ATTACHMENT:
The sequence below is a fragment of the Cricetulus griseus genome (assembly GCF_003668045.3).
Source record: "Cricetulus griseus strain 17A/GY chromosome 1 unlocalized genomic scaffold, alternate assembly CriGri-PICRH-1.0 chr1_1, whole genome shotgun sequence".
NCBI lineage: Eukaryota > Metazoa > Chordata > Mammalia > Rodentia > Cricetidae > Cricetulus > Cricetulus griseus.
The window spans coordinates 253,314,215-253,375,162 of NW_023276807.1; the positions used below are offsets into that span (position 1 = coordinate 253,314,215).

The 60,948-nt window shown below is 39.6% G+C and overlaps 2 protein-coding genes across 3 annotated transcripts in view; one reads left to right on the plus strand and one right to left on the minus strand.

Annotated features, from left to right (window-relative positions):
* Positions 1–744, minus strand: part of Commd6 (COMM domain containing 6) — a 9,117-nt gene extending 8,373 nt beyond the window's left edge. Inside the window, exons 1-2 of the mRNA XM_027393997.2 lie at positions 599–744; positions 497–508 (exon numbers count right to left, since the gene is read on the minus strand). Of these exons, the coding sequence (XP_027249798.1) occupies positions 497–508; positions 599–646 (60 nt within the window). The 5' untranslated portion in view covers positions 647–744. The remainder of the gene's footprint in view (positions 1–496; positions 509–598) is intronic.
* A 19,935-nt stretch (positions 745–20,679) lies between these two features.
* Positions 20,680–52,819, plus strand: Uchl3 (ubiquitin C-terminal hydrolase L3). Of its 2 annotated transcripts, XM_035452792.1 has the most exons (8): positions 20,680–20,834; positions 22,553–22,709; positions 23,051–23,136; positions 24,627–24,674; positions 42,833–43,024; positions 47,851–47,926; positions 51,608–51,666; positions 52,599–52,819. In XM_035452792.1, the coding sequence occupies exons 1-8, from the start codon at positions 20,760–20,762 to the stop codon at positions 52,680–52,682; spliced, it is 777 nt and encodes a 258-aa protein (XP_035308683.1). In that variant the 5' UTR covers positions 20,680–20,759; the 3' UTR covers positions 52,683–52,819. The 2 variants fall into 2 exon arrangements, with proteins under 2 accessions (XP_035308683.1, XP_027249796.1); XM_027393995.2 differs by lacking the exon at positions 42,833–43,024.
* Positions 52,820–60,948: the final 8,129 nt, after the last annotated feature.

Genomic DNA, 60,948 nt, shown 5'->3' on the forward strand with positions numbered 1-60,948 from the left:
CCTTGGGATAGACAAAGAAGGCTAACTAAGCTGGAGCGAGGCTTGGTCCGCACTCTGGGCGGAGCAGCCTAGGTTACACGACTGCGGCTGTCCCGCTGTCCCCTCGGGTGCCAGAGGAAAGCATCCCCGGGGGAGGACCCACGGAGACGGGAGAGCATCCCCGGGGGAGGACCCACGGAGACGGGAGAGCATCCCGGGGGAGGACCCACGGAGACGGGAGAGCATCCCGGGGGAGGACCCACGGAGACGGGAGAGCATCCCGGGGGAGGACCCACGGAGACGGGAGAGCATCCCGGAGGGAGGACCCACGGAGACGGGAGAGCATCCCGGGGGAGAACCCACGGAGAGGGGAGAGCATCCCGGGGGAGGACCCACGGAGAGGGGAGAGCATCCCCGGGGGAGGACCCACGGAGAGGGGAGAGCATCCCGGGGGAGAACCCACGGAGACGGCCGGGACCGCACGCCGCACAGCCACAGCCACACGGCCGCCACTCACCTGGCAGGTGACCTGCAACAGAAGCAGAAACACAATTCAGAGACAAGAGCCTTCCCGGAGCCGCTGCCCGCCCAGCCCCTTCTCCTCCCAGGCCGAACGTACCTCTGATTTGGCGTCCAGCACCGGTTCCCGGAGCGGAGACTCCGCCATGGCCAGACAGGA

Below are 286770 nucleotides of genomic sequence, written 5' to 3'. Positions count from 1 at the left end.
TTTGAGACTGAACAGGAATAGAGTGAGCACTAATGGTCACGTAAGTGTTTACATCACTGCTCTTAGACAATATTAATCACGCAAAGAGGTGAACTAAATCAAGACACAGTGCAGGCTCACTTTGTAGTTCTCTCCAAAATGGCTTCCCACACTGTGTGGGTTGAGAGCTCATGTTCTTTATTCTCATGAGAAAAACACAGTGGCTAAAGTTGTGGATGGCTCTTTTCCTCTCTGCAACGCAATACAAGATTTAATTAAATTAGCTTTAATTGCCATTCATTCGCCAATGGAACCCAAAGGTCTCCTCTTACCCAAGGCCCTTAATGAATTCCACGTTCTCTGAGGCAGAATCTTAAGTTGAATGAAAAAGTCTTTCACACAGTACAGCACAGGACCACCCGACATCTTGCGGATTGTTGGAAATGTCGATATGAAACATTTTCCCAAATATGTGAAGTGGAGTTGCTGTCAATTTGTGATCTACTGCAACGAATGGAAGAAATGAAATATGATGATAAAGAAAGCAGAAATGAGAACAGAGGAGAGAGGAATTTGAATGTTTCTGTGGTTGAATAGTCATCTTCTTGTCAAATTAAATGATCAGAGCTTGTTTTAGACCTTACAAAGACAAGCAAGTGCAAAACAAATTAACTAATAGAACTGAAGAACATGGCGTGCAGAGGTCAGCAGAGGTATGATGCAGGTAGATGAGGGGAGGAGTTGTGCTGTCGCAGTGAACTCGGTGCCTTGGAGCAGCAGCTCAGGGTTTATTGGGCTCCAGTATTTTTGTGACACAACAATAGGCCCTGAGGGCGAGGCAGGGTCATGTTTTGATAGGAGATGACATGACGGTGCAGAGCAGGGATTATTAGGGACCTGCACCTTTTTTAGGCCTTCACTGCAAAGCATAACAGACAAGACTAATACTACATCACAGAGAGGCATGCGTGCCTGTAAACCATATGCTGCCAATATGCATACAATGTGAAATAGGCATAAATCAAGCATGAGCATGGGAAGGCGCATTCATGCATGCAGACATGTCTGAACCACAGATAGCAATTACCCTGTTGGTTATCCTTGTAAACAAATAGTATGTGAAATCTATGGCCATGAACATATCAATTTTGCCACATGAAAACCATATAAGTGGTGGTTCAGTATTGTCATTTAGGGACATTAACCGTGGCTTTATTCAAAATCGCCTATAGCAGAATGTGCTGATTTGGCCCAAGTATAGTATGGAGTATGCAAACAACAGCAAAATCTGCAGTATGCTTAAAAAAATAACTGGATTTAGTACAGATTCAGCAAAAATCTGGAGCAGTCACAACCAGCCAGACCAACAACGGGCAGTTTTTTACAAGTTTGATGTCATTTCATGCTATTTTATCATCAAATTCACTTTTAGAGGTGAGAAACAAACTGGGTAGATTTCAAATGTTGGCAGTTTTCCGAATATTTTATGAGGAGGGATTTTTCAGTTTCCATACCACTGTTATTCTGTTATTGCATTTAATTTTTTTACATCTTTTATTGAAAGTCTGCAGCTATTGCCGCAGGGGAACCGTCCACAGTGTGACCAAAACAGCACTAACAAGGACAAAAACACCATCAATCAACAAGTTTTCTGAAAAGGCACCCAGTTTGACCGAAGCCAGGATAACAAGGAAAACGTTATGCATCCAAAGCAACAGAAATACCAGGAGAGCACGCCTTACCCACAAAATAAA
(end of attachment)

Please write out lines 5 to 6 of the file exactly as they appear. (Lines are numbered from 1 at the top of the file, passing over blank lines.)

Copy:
The 60,948-nt window shown below is 39.6% G+C and overlaps 2 protein-coding genes across 3 annotated transcripts in view; one reads left to right on the plus strand and one right to left on the minus strand.

Annotated features, from left to right (window-relative positions):